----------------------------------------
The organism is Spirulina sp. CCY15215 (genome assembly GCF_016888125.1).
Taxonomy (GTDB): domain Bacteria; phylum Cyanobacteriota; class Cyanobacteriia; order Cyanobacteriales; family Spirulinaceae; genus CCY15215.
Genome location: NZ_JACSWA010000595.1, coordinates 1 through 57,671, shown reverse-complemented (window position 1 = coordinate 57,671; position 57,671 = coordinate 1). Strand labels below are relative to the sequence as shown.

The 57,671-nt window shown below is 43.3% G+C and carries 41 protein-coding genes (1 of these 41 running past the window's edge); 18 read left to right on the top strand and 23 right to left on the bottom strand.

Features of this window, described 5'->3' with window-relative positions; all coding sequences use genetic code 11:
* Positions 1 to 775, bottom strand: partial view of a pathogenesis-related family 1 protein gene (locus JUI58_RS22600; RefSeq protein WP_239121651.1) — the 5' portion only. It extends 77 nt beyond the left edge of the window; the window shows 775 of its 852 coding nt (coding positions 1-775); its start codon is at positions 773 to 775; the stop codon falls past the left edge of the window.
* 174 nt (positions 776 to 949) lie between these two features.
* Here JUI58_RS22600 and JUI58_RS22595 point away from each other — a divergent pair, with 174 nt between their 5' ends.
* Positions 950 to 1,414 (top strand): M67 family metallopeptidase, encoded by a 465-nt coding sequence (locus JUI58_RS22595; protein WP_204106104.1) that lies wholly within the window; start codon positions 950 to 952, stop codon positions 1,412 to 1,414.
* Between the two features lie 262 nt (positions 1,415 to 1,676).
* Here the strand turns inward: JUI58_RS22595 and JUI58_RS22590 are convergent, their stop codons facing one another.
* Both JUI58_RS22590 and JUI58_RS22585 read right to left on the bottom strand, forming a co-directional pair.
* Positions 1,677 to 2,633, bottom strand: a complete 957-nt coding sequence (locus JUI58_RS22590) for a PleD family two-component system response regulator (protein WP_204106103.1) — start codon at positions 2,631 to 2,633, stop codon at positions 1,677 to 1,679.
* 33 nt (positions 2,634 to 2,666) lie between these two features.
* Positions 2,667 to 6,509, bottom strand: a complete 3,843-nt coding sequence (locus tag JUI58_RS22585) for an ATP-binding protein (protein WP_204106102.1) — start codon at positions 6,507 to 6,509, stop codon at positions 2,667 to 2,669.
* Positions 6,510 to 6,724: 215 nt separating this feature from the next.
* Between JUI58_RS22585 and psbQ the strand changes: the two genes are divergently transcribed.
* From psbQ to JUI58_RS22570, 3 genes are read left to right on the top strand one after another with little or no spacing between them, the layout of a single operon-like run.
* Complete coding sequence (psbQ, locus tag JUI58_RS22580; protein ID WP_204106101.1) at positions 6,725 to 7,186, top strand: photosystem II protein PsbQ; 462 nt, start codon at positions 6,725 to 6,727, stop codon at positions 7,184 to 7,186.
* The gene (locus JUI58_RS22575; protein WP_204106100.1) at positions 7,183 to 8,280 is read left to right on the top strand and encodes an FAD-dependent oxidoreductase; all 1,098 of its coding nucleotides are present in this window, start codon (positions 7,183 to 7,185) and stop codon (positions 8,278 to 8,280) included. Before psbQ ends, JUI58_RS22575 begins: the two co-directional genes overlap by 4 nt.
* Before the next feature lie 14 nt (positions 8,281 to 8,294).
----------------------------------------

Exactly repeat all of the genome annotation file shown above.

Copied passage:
The organism is Spirulina sp. CCY15215 (genome assembly GCF_016888125.1).
Taxonomy (GTDB): domain Bacteria; phylum Cyanobacteriota; class Cyanobacteriia; order Cyanobacteriales; family Spirulinaceae; genus CCY15215.
Genome location: NZ_JACSWA010000595.1, coordinates 1 through 57,671, shown reverse-complemented (window position 1 = coordinate 57,671; position 57,671 = coordinate 1). Strand labels below are relative to the sequence as shown.

The 57,671-nt window shown below is 43.3% G+C and carries 41 protein-coding genes (1 of these 41 running past the window's edge); 18 read left to right on the top strand and 23 right to left on the bottom strand.

Features of this window, described 5'->3' with window-relative positions; all coding sequences use genetic code 11:
* Positions 1 to 775, bottom strand: partial view of a pathogenesis-related family 1 protein gene (locus JUI58_RS22600; RefSeq protein WP_239121651.1) — the 5' portion only. It extends 77 nt beyond the left edge of the window; the window shows 775 of its 852 coding nt (coding positions 1-775); its start codon is at positions 773 to 775; the stop codon falls past the left edge of the window.
* 174 nt (positions 776 to 949) lie between these two features.
* Here JUI58_RS22600 and JUI58_RS22595 point away from each other — a divergent pair, with 174 nt between their 5' ends.
* Positions 950 to 1,414 (top strand): M67 family metallopeptidase, encoded by a 465-nt coding sequence (locus JUI58_RS22595; protein WP_204106104.1) that lies wholly within the window; start codon positions 950 to 952, stop codon positions 1,412 to 1,414.
* Between the two features lie 262 nt (positions 1,415 to 1,676).
* Here the strand turns inward: JUI58_RS22595 and JUI58_RS22590 are convergent, their stop codons facing one another.
* Both JUI58_RS22590 and JUI58_RS22585 read right to left on the bottom strand, forming a co-directional pair.
* Positions 1,677 to 2,633, bottom strand: a complete 957-nt coding sequence (locus JUI58_RS22590) for a PleD family two-component system response regulator (protein WP_204106103.1) — start codon at positions 2,631 to 2,633, stop codon at positions 1,677 to 1,679.
* 33 nt (positions 2,634 to 2,666) lie between these two features.
* Positions 2,667 to 6,509, bottom strand: a complete 3,843-nt coding sequence (locus tag JUI58_RS22585) for an ATP-binding protein (protein WP_204106102.1) — start codon at positions 6,507 to 6,509, stop codon at positions 2,667 to 2,669.
* Positions 6,510 to 6,724: 215 nt separating this feature from the next.
* Between JUI58_RS22585 and psbQ the strand changes: the two genes are divergently transcribed.
* From psbQ to JUI58_RS22570, 3 genes are read left to right on the top strand one after another with little or no spacing between them, the layout of a single operon-like run.
* Complete coding sequence (psbQ, locus tag JUI58_RS22580; protein ID WP_204106101.1) at positions 6,725 to 7,186, top strand: photosystem II protein PsbQ; 462 nt, start codon at positions 6,725 to 6,727, stop codon at positions 7,184 to 7,186.
* The gene (locus JUI58_RS22575; protein WP_204106100.1) at positions 7,183 to 8,280 is read left to right on the top strand and encodes an FAD-dependent oxidoreductase; all 1,098 of its coding nucleotides are present in this window, start codon (positions 7,183 to 7,185) and stop codon (positions 8,278 to 8,280) included. Before psbQ ends, JUI58_RS22575 begins: the two co-directional genes overlap by 4 nt.
* Before the next feature lie 14 nt (positions 8,281 to 8,294).